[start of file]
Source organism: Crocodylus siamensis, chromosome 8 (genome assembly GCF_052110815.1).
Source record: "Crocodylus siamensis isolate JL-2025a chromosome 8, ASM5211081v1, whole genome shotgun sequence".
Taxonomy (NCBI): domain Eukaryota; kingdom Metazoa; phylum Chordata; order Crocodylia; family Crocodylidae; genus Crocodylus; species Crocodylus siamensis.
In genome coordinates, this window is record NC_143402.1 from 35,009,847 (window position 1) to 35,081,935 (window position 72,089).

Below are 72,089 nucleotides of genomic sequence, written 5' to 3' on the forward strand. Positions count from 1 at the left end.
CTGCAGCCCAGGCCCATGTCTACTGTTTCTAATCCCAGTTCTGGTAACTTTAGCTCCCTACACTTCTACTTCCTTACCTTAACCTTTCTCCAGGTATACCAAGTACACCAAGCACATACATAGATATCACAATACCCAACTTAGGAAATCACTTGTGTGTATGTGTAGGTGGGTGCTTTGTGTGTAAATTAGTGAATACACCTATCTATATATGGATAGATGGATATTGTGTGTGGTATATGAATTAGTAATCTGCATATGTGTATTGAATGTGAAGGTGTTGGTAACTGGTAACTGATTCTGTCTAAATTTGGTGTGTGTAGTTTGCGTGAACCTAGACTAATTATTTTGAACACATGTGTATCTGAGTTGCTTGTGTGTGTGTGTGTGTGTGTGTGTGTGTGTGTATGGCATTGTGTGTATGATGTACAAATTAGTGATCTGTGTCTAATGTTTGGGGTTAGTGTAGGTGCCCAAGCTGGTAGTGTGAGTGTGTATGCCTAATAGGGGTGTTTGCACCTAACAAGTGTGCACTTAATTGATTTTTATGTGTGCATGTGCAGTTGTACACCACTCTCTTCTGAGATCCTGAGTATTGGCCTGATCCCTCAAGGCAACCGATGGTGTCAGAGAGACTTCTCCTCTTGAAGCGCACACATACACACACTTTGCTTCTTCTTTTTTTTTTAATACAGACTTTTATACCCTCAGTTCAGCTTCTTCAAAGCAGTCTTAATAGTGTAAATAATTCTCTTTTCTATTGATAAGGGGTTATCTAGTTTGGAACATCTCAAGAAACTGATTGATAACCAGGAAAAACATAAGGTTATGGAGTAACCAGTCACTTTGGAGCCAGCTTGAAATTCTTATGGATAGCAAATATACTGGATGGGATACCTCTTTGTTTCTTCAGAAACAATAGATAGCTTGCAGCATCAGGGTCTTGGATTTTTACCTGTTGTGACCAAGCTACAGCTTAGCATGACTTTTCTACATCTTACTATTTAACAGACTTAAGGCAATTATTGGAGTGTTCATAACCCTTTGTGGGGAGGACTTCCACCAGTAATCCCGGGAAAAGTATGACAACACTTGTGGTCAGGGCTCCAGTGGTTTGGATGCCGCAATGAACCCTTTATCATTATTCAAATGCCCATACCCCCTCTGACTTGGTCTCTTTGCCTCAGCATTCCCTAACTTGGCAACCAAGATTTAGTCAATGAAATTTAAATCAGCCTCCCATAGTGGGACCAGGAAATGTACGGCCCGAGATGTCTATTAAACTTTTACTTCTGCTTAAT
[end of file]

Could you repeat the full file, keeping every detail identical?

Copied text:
Source organism: Crocodylus siamensis, chromosome 8 (genome assembly GCF_052110815.1).
Source record: "Crocodylus siamensis isolate JL-2025a chromosome 8, ASM5211081v1, whole genome shotgun sequence".
Taxonomy (NCBI): domain Eukaryota; kingdom Metazoa; phylum Chordata; order Crocodylia; family Crocodylidae; genus Crocodylus; species Crocodylus siamensis.
In genome coordinates, this window is record NC_143402.1 from 35,009,847 (window position 1) to 35,081,935 (window position 72,089).

Below are 72,089 nucleotides of genomic sequence, written 5' to 3' on the forward strand. Positions count from 1 at the left end.
CTGCAGCCCAGGCCCATGTCTACTGTTTCTAATCCCAGTTCTGGTAACTTTAGCTCCCTACACTTCTACTTCCTTACCTTAACCTTTCTCCAGGTATACCAAGTACACCAAGCACATACATAGATATCACAATACCCAACTTAGGAAATCACTTGTGTGTATGTGTAGGTGGGTGCTTTGTGTGTAAATTAGTGAATACACCTATCTATATATGGATAGATGGATATTGTGTGTGGTATATGAATTAGTAATCTGCATATGTGTATTGAATGTGAAGGTGTTGGTAACTGGTAACTGATTCTGTCTAAATTTGGTGTGTGTAGTTTGCGTGAACCTAGACTAATTATTTTGAACACATGTGTATCTGAGTTGCTTGTGTGTGTGTGTGTGTGTGTGTGTGTGTGTGTATGGCATTGTGTGTATGATGTACAAATTAGTGATCTGTGTCTAATGTTTGGGGTTAGTGTAGGTGCCCAAGCTGGTAGTGTGAGTGTGTATGCCTAATAGGGGTGTTTGCACCTAACAAGTGTGCACTTAATTGATTTTTATGTGTGCATGTGCAGTTGTACACCACTCTCTTCTGAGATCCTGAGTATTGGCCTGATCCCTCAAGGCAACCGATGGTGTCAGAGAGACTTCTCCTCTTGAAGCGCACACATACACACACTTTGCTTCTTCTTTTTTTTTTAATACAGACTTTTATACCCTCAGTTCAGCTTCTTCAAAGCAGTCTTAATAGTGTAAATAATTCTCTTTTCTATTGATAAGGGGTTATCTAGTTTGGAACATCTCAAGAAACTGATTGATAACCAGGAAAAACATAAGGTTATGGAGTAACCAGTCACTTTGGAGCCAGCTTGAAATTCTTATGGATAGCAAATATACTGGATGGGATACCTCTTTGTTTCTTCAGAAACAATAGATAGCTTGCAGCATCAGGGTCTTGGATTTTTACCTGTTGTGACCAAGCTACAGCTTAGCATGACTTTTCTACATCTTACTATTTAACAGACTTAAGGCAATTATTGGAGTGTTCATAACCCTTTGTGGGGAGGACTTCCACCAGTAATCCCGGGAAAAGTATGACAACACTTGTGGTCAGGGCTCCAGTGGTTTGGATGCCGCAATGAACCCTTTATCATTATTCAAATGCCCATACCCCCTCTGACTTGGTCTCTTTGCCTCAGCATTCCCTAACTTGGCAACCAAGATTTAGTCAATGAAATTTAAATCAGCCTCCCATAGTGGGACCAGGAAATGTACGGCCCGAGATGTCTATTAAACTTTTACTTCTGCTTAAT